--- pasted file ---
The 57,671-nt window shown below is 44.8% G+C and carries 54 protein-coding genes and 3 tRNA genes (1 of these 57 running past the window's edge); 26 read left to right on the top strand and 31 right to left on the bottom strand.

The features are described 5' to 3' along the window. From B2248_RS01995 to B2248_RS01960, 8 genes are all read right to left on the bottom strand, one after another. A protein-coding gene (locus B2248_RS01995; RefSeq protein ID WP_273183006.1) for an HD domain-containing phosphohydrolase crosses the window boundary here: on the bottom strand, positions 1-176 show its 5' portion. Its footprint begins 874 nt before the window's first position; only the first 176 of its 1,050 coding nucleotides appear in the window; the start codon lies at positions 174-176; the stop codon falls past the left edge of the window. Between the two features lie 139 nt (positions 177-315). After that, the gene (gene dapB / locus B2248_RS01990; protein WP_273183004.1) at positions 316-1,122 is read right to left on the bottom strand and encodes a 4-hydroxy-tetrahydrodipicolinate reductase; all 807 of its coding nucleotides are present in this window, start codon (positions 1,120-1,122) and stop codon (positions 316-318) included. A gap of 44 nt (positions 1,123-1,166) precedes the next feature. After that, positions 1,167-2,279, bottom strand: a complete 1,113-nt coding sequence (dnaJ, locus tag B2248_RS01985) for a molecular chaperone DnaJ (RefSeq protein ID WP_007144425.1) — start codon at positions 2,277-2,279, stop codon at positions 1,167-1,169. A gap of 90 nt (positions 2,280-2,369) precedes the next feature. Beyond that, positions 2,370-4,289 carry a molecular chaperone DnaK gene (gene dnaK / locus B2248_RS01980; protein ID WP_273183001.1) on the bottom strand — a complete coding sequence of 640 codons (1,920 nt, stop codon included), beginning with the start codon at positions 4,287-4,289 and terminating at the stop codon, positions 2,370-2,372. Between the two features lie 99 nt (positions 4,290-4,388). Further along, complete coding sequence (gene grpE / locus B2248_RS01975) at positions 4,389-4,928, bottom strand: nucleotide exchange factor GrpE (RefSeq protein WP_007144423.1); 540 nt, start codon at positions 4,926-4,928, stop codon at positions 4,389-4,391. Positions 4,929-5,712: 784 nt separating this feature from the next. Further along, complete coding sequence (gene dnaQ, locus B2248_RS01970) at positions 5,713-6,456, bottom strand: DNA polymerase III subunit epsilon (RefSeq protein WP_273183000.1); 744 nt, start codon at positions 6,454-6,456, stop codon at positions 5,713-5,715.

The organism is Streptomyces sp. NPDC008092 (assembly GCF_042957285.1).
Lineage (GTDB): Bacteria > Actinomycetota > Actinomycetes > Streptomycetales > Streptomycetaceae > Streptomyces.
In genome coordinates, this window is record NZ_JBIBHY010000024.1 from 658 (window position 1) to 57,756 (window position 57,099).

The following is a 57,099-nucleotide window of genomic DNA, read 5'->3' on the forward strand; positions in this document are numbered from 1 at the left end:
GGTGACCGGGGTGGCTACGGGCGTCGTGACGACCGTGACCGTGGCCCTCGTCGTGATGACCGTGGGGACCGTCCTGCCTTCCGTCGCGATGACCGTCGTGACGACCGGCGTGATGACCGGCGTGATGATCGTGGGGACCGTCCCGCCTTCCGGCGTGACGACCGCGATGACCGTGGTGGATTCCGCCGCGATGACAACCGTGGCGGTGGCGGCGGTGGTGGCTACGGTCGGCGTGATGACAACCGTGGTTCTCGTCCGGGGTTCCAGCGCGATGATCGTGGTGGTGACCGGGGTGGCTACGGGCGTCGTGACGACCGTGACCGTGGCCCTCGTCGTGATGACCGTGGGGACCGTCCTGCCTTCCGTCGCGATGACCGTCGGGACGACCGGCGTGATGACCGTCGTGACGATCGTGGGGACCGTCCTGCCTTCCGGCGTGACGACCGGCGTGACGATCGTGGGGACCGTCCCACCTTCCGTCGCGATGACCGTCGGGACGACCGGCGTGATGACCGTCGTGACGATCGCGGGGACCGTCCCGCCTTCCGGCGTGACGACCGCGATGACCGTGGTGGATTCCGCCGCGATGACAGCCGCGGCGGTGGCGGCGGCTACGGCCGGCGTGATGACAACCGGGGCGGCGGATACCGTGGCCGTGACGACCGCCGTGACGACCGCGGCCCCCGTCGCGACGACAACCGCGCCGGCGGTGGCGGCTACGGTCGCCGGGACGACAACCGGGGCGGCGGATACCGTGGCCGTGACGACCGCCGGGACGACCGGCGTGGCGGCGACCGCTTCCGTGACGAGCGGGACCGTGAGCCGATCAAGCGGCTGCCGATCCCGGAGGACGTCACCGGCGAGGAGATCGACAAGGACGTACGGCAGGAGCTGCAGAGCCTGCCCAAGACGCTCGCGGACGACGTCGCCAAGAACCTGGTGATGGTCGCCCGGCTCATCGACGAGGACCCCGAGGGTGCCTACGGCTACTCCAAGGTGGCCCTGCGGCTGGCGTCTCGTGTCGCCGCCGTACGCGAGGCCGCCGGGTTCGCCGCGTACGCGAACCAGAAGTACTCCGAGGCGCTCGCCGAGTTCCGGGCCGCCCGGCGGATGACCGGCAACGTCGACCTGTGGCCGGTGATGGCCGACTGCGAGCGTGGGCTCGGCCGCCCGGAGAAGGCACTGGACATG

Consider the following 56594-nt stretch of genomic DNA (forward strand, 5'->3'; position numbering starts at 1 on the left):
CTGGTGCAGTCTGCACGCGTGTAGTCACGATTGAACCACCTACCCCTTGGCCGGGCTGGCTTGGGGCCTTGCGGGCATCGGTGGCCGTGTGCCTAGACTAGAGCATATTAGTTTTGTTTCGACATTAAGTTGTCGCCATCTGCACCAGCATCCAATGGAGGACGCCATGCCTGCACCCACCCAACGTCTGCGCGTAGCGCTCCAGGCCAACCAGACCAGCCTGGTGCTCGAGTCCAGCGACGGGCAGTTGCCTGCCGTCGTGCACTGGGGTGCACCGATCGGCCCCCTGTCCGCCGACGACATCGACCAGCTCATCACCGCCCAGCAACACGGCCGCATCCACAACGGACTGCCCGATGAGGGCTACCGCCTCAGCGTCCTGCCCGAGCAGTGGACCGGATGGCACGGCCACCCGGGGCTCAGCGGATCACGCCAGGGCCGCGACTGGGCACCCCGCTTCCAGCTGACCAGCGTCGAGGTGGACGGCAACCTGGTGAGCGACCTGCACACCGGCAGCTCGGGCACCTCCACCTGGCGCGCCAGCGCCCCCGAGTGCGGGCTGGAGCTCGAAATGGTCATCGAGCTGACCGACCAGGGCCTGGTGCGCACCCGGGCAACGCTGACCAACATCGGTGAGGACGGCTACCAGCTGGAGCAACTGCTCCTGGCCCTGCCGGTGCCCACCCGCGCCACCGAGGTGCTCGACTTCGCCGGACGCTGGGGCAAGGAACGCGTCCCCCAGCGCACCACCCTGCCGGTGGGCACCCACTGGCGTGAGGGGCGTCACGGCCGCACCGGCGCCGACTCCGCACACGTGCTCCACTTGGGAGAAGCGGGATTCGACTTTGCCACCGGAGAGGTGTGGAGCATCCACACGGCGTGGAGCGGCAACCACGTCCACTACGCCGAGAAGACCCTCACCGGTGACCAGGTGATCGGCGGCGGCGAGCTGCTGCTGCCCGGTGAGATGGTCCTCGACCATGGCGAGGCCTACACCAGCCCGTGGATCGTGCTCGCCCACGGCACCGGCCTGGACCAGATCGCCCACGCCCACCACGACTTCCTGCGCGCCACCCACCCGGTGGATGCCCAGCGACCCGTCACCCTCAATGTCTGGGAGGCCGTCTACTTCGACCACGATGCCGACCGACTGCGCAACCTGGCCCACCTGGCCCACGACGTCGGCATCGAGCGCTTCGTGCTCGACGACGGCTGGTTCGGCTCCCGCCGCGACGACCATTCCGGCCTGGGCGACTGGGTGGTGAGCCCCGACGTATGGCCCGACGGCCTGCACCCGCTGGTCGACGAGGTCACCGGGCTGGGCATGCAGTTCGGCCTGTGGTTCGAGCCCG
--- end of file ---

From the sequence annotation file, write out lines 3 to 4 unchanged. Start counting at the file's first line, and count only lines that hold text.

The organism is Streptomyces sp. NPDC008092 (assembly GCF_042957285.1).
Lineage (GTDB): Bacteria > Actinomycetota > Actinomycetes > Streptomycetales > Streptomycetaceae > Streptomyces.